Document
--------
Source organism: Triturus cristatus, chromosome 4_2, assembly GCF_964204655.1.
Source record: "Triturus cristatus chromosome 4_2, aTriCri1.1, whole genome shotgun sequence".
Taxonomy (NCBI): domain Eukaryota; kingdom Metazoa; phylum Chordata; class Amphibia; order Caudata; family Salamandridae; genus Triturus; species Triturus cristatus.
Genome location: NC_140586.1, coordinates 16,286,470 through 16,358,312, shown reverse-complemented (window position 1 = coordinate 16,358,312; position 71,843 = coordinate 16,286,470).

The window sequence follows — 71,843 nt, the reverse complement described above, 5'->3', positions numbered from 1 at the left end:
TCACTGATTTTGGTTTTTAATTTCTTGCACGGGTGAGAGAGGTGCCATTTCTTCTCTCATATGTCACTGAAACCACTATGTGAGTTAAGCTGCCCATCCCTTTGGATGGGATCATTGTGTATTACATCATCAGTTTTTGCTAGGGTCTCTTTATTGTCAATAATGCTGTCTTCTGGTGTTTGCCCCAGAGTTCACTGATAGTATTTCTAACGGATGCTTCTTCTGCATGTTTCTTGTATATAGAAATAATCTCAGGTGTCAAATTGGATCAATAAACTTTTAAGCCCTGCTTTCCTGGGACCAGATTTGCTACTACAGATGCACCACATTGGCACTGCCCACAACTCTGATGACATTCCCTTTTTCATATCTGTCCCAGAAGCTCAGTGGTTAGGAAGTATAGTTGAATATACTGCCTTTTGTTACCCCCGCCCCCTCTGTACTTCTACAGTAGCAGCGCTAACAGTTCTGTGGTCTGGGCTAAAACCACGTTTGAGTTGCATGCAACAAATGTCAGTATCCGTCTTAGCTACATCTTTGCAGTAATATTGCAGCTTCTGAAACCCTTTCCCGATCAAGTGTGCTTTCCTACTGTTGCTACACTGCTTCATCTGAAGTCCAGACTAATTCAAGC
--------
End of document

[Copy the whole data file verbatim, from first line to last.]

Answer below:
Source organism: Triturus cristatus, chromosome 4_2, assembly GCF_964204655.1.
Source record: "Triturus cristatus chromosome 4_2, aTriCri1.1, whole genome shotgun sequence".
Taxonomy (NCBI): domain Eukaryota; kingdom Metazoa; phylum Chordata; class Amphibia; order Caudata; family Salamandridae; genus Triturus; species Triturus cristatus.
Genome location: NC_140586.1, coordinates 16,286,470 through 16,358,312, shown reverse-complemented (window position 1 = coordinate 16,358,312; position 71,843 = coordinate 16,286,470).

The window sequence follows — 71,843 nt, the reverse complement described above, 5'->3', positions numbered from 1 at the left end:
TCACTGATTTTGGTTTTTAATTTCTTGCACGGGTGAGAGAGGTGCCATTTCTTCTCTCATATGTCACTGAAACCACTATGTGAGTTAAGCTGCCCATCCCTTTGGATGGGATCATTGTGTATTACATCATCAGTTTTTGCTAGGGTCTCTTTATTGTCAATAATGCTGTCTTCTGGTGTTTGCCCCAGAGTTCACTGATAGTATTTCTAACGGATGCTTCTTCTGCATGTTTCTTGTATATAGAAATAATCTCAGGTGTCAAATTGGATCAATAAACTTTTAAGCCCTGCTTTCCTGGGACCAGATTTGCTACTACAGATGCACCACATTGGCACTGCCCACAACTCTGATGACATTCCCTTTTTCATATCTGTCCCAGAAGCTCAGTGGTTAGGAAGTATAGTTGAATATACTGCCTTTTGTTACCCCCGCCCCCTCTGTACTTCTACAGTAGCAGCGCTAACAGTTCTGTGGTCTGGGCTAAAACCACGTTTGAGTTGCATGCAACAAATGTCAGTATCCGTCTTAGCTACATCTTTGCAGTAATATTGCAGCTTCTGAAACCCTTTCCCGATCAAGTGTGCTTTCCTACTGTTGCTACACTGCTTCATCTGAAGTCCAGACTAATTCAAGC